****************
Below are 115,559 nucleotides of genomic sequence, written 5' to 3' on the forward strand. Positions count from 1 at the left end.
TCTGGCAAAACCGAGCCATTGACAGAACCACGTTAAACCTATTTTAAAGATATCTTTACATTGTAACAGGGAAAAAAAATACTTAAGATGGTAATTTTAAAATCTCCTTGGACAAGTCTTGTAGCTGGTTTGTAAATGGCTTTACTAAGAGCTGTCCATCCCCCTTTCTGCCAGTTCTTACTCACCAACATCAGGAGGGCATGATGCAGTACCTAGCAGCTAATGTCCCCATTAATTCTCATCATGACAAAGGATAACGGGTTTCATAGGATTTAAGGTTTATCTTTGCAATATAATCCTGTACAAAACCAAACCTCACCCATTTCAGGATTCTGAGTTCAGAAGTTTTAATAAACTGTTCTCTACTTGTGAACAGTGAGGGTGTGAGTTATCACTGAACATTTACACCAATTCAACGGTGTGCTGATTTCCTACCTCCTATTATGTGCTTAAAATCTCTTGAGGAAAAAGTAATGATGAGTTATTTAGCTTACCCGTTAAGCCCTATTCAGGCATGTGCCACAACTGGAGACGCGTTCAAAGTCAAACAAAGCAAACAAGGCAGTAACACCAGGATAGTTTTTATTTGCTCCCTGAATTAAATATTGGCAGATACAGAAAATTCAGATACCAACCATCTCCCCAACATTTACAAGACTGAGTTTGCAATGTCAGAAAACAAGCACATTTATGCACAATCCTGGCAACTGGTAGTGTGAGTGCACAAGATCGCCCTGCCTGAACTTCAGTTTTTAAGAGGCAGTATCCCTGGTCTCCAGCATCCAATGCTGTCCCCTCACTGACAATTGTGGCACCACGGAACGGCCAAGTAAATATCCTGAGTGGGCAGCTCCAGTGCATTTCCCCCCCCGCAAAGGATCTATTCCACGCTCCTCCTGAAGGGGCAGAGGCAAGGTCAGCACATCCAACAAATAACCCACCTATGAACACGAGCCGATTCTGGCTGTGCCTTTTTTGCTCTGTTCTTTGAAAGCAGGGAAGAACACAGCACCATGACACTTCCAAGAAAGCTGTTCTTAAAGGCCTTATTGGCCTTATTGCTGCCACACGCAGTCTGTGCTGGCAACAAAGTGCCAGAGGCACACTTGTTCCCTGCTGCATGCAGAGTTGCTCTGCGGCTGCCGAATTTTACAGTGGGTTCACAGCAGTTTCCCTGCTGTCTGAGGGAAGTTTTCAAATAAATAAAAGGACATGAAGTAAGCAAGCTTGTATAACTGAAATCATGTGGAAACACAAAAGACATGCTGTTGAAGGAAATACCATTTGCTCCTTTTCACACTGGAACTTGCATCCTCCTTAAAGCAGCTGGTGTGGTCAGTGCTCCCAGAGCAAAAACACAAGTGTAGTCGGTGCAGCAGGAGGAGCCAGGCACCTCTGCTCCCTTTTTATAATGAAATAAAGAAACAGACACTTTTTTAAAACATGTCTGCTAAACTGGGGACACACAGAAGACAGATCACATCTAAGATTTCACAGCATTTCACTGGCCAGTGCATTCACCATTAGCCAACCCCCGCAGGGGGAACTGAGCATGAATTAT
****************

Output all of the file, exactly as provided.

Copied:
Below are 115,559 nucleotides of genomic sequence, written 5' to 3' on the forward strand. Positions count from 1 at the left end.
TCTGGCAAAACCGAGCCATTGACAGAACCACGTTAAACCTATTTTAAAGATATCTTTACATTGTAACAGGGAAAAAAAATACTTAAGATGGTAATTTTAAAATCTCCTTGGACAAGTCTTGTAGCTGGTTTGTAAATGGCTTTACTAAGAGCTGTCCATCCCCCTTTCTGCCAGTTCTTACTCACCAACATCAGGAGGGCATGATGCAGTACCTAGCAGCTAATGTCCCCATTAATTCTCATCATGACAAAGGATAACGGGTTTCATAGGATTTAAGGTTTATCTTTGCAATATAATCCTGTACAAAACCAAACCTCACCCATTTCAGGATTCTGAGTTCAGAAGTTTTAATAAACTGTTCTCTACTTGTGAACAGTGAGGGTGTGAGTTATCACTGAACATTTACACCAATTCAACGGTGTGCTGATTTCCTACCTCCTATTATGTGCTTAAAATCTCTTGAGGAAAAAGTAATGATGAGTTATTTAGCTTACCCGTTAAGCCCTATTCAGGCATGTGCCACAACTGGAGACGCGTTCAAAGTCAAACAAAGCAAACAAGGCAGTAACACCAGGATAGTTTTTATTTGCTCCCTGAATTAAATATTGGCAGATACAGAAAATTCAGATACCAACCATCTCCCCAACATTTACAAGACTGAGTTTGCAATGTCAGAAAACAAGCACATTTATGCACAATCCTGGCAACTGGTAGTGTGAGTGCACAAGATCGCCCTGCCTGAACTTCAGTTTTTAAGAGGCAGTATCCCTGGTCTCCAGCATCCAATGCTGTCCCCTCACTGACAATTGTGGCACCACGGAACGGCCAAGTAAATATCCTGAGTGGGCAGCTCCAGTGCATTTCCCCCCCCGCAAAGGATCTATTCCACGCTCCTCCTGAAGGGGCAGAGGCAAGGTCAGCACATCCAACAAATAACCCACCTATGAACACGAGCCGATTCTGGCTGTGCCTTTTTTGCTCTGTTCTTTGAAAGCAGGGAAGAACACAGCACCATGACACTTCCAAGAAAGCTGTTCTTAAAGGCCTTATTGGCCTTATTGCTGCCACACGCAGTCTGTGCTGGCAACAAAGTGCCAGAGGCACACTTGTTCCCTGCTGCATGCAGAGTTGCTCTGCGGCTGCCGAATTTTACAGTGGGTTCACAGCAGTTTCCCTGCTGTCTGAGGGAAGTTTTCAAATAAATAAAAGGACATGAAGTAAGCAAGCTTGTATAACTGAAATCATGTGGAAACACAAAAGACATGCTGTTGAAGGAAATACCATTTGCTCCTTTTCACACTGGAACTTGCATCCTCCTTAAAGCAGCTGGTGTGGTCAGTGCTCCCAGAGCAAAAACACAAGTGTAGTCGGTGCAGCAGGAGGAGCCAGGCACCTCTGCTCCCTTTTTATAATGAAATAAAGAAACAGACACTTTTTTAAAACATGTCTGCTAAACTGGGGACACACAGAAGACAGATCACATCTAAGATTTCACAGCATTTCACTGGCCAGTGCATTCACCATTAGCCAACCCCCGCAGGGGGAACTGAGCATGAATTAT